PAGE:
Capped Assessment Program (CAP)
In 2005, the Province introduced the CAP in an effort to protect property tax payers from sudden and dramatic increases in assessment. After seven years of experience with this system, Nova Scotia municipalities and their citizens are being seriously impacted by the program in the following ways:
- The existing Capped Assessment Program increasingly disadvantages those building homes and those buying properties as these properties are not capped in the first year. Economic development can be stifled by making new home purchases less attractive.
- With the Cap currently set at CPI, the program has moved away from addressing sudden and dramatic assessment increases and instead results in arbitrary tax redistribution among and between capped and uncapped properties. These unintended effects are often misunderstood by taxpayers and difficult to explain or defend.
- The Cap Program severely distorts the market value system which is regarded as the least regressive form of municipal tax allocation. Capping makes the overall municipal tax system more regressive, complex and inconsistent.
- The Cap Program does not effectively assist residents on low or fixed incomes who are challenged to pay their property taxes. In fact, the current program transfers the property tax burden to home owners with lower assessed properties. This demographic often represents those on lower or fixed incomes. Other programs are available to better help this group of home owners.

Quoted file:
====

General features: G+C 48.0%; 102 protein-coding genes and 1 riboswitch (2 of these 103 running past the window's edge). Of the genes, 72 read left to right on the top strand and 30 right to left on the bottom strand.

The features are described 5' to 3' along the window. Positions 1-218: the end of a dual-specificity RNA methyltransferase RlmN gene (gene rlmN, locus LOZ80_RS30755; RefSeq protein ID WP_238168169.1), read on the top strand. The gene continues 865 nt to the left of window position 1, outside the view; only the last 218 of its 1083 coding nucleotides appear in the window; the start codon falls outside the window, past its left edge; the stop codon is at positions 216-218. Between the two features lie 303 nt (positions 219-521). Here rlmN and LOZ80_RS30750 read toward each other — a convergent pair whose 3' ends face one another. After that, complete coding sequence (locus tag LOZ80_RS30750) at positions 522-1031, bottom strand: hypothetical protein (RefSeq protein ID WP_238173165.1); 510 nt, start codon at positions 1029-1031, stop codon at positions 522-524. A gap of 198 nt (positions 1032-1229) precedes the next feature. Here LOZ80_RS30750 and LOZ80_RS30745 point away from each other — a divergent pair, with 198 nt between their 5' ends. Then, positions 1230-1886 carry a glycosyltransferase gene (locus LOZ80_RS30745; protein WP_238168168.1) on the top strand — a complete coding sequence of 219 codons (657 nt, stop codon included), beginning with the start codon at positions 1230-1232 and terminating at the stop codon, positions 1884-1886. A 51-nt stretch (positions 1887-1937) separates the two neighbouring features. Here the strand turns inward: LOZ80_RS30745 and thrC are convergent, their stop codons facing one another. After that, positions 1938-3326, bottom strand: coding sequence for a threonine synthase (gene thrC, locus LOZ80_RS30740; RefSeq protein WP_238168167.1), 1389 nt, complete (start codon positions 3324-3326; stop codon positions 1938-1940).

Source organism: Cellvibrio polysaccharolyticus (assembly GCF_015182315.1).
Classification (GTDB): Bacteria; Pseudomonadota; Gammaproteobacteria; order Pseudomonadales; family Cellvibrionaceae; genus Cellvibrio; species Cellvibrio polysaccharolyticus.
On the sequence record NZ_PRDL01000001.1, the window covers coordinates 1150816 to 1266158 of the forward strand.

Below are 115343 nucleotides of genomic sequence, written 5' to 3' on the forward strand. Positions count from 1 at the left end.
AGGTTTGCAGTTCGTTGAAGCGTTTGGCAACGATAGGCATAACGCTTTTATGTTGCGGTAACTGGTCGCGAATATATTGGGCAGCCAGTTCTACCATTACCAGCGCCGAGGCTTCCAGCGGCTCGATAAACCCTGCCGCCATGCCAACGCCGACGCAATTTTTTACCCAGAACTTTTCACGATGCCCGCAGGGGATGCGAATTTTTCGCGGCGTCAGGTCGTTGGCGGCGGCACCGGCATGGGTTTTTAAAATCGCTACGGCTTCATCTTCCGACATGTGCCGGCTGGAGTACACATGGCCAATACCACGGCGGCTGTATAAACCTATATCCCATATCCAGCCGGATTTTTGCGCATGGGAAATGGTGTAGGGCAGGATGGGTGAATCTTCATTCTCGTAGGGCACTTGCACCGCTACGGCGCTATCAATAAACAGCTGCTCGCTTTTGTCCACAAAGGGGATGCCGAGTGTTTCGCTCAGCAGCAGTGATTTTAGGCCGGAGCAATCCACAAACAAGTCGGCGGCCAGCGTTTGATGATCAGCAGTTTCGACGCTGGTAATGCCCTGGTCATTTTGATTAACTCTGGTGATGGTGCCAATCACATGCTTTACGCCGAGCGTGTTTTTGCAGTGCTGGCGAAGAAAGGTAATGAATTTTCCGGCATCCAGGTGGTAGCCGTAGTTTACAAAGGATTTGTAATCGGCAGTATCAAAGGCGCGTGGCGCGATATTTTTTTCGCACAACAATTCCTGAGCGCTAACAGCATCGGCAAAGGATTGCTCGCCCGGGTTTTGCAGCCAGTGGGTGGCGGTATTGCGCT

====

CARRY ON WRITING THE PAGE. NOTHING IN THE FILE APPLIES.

- The Cap system takes away from the core market value assessment work of the Property Valuation Services Corporation.
The UNSM urges the Provincial Government to eliminate the Assessment Cap Program in a phased manner, replacing it with other programs that offer assistance to taxpayers who are truly challenged to pay their property taxes.
Municipal Tax Study
UNSM is collaborating with PVSC and AMA to have an independent study of the current property tax system undertaken. The need for the study is evident as the public generally do not understand the property tax system, and there are frequent calls in the media and at public meetings for change. The purpose of the study is to assess the effectiveness of the municipal property tax and to suggest opportunities to improve the current system in Nova Scotia. The Minister of SNSMR, Mark Furey, has expressed support for the study.
Two prominent researchers have been engaged: Dr. Enid Slack, and Dr. Harry Kitchen, both of whom are well regarded and recognized as experts in the field of municipal taxation. To ensure independence, the process for the review will be left up to Dr. Slack and Dr. Kitchen. The study will begin this January, with the final report expected in April or May. The lead researchers will undertake some consultation, as they see fit. The final report will be made available and comments sought at that time.
Any comments or suggestions on the study can be sent to Betty MacDonald, who can forward them on to the researchers.